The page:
keywords = "genetics of brain structure, GOBS, gray matter volume, hypercholesterolemia, hyperglycemia, hypertension, hypertriglyceridemia, insulin resistance, insulin resistance syndrome, metabolic syndrome, MetS, Mexican-American, neuroimaging, obesity, T2DM, Type II diabetes mellitus, VBM, voxel-based morphometry, waist circumference",
author = "Eithan Kotkowski and Price, {Larry R.} and Crystal Franklin and Maximino Salazar and Mary Woolsey and Defronzo, {Ralph A} and John Blangero and Glahn, {David C.} and Fox, {Peter T}",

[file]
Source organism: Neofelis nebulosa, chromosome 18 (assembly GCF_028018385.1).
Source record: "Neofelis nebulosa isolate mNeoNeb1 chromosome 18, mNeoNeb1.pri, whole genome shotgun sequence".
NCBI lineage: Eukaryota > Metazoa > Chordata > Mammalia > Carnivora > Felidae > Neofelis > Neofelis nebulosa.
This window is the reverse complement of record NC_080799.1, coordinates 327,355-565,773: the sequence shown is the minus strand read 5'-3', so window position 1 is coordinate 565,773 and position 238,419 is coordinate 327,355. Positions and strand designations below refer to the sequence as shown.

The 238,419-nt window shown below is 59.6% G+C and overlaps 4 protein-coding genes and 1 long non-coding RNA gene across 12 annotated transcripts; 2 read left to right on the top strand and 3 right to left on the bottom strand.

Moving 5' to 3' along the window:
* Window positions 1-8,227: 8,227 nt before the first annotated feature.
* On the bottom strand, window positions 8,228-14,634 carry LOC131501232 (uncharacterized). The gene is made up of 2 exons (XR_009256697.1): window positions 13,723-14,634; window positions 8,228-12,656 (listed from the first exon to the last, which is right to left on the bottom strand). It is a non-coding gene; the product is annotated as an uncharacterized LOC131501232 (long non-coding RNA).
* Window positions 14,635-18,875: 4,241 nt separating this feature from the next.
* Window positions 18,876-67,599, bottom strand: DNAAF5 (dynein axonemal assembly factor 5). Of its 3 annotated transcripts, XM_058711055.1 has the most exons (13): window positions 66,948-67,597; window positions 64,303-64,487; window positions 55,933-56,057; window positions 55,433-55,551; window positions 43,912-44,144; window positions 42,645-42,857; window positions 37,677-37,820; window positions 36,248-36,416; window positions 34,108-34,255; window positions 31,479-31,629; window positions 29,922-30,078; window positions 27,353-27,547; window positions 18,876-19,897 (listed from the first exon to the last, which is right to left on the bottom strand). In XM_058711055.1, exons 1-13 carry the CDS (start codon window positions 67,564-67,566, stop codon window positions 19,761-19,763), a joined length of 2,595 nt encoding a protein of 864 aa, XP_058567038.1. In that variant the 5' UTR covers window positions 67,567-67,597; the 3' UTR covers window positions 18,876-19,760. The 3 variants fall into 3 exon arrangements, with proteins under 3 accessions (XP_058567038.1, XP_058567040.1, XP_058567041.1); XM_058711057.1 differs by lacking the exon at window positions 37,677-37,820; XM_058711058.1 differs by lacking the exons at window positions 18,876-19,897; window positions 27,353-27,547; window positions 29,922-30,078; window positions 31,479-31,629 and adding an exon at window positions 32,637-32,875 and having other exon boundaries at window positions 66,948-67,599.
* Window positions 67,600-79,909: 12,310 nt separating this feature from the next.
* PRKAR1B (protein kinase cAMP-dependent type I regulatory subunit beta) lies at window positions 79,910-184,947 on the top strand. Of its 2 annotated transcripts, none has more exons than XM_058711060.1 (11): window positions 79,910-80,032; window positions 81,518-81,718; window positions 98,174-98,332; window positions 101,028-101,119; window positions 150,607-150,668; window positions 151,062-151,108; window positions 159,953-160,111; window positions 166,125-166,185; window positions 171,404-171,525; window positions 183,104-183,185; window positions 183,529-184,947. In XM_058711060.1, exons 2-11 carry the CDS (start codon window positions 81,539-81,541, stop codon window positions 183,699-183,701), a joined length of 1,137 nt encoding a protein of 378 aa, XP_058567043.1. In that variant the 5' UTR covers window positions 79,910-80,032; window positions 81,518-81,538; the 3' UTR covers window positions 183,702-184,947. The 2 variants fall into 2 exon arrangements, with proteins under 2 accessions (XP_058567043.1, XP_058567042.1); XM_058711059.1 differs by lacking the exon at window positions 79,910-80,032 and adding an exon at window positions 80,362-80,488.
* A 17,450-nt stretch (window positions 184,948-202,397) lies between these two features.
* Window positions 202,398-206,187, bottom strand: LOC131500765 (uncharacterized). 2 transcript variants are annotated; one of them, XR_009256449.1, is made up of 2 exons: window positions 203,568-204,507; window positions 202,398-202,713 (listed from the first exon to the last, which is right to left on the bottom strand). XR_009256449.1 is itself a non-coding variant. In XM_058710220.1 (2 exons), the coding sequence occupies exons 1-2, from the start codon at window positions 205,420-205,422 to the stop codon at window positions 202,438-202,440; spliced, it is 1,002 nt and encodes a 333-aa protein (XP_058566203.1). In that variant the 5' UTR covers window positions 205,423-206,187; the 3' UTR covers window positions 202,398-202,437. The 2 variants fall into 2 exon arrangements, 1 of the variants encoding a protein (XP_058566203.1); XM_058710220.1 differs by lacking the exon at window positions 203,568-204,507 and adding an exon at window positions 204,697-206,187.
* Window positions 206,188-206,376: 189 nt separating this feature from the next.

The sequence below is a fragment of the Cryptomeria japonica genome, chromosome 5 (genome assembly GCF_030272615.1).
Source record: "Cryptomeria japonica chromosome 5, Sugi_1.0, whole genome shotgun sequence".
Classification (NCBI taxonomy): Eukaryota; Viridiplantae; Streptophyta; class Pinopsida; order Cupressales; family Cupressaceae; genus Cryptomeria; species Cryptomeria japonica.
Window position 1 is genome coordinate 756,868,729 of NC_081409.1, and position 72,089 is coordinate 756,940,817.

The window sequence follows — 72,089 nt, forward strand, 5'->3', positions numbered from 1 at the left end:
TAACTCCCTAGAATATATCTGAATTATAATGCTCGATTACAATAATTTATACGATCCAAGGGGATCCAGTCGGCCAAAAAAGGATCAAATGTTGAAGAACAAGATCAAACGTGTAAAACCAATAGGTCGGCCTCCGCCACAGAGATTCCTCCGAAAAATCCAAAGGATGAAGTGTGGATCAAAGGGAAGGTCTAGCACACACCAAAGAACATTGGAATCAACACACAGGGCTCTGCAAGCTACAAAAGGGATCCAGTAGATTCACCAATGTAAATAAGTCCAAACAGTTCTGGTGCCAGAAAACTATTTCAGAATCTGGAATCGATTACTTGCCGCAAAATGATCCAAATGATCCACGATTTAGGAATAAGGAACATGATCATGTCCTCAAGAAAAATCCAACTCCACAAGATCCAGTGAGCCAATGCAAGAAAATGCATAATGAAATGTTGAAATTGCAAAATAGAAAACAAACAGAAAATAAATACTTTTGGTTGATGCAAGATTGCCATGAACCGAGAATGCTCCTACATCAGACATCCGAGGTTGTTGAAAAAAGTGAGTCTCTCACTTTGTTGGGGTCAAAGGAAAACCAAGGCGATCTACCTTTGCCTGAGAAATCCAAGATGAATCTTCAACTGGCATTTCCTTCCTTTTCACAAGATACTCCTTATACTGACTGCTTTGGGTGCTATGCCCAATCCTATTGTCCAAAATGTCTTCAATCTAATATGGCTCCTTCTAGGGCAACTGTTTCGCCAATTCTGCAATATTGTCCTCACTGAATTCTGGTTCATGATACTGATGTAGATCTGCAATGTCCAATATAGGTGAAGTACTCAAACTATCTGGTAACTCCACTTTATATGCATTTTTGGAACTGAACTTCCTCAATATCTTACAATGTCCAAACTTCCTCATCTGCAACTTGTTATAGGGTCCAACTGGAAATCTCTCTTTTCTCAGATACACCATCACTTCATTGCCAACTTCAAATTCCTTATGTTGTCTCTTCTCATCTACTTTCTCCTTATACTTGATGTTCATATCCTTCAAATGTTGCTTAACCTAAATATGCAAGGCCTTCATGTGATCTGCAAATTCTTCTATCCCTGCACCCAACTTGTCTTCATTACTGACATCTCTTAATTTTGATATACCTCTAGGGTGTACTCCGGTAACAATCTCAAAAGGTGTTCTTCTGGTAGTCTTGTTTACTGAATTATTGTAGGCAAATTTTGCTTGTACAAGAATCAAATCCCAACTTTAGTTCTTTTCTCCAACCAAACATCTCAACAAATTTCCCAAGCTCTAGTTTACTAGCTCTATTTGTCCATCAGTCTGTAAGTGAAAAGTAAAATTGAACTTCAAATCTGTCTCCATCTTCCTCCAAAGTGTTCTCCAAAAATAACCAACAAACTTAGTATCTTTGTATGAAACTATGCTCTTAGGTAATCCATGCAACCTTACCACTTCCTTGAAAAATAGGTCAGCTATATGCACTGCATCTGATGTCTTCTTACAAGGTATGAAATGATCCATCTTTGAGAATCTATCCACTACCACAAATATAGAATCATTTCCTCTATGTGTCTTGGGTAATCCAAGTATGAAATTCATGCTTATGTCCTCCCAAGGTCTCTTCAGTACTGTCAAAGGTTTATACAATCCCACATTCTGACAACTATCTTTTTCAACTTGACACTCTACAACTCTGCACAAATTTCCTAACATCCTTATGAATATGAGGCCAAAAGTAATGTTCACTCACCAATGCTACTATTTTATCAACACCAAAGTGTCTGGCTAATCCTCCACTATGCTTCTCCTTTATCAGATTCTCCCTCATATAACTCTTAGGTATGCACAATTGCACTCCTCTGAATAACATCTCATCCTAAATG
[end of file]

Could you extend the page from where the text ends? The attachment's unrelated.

year = "2019",
month = "1",
day = "1",
doi = "10.1002/hbm.24617",
language = "English (US)",
journal = "Human Brain Mapping",
issn = "1065-9471",
publisher = "Wiley-Liss Inc.",

}

TY - JOUR

T1 - A neural signature of metabolic syndrome

AU - Kotkowski, Eithan

AU - Price, Larry R.

AU - Franklin, Crystal

AU - Salazar, Maximino

AU - Woolsey, Mary

AU - Defronzo, Ralph A

AU - Blangero, John

AU - Glahn, David C.

AU - Fox, Peter T

PY - 2019/1/1

Y1 - 2019/1/1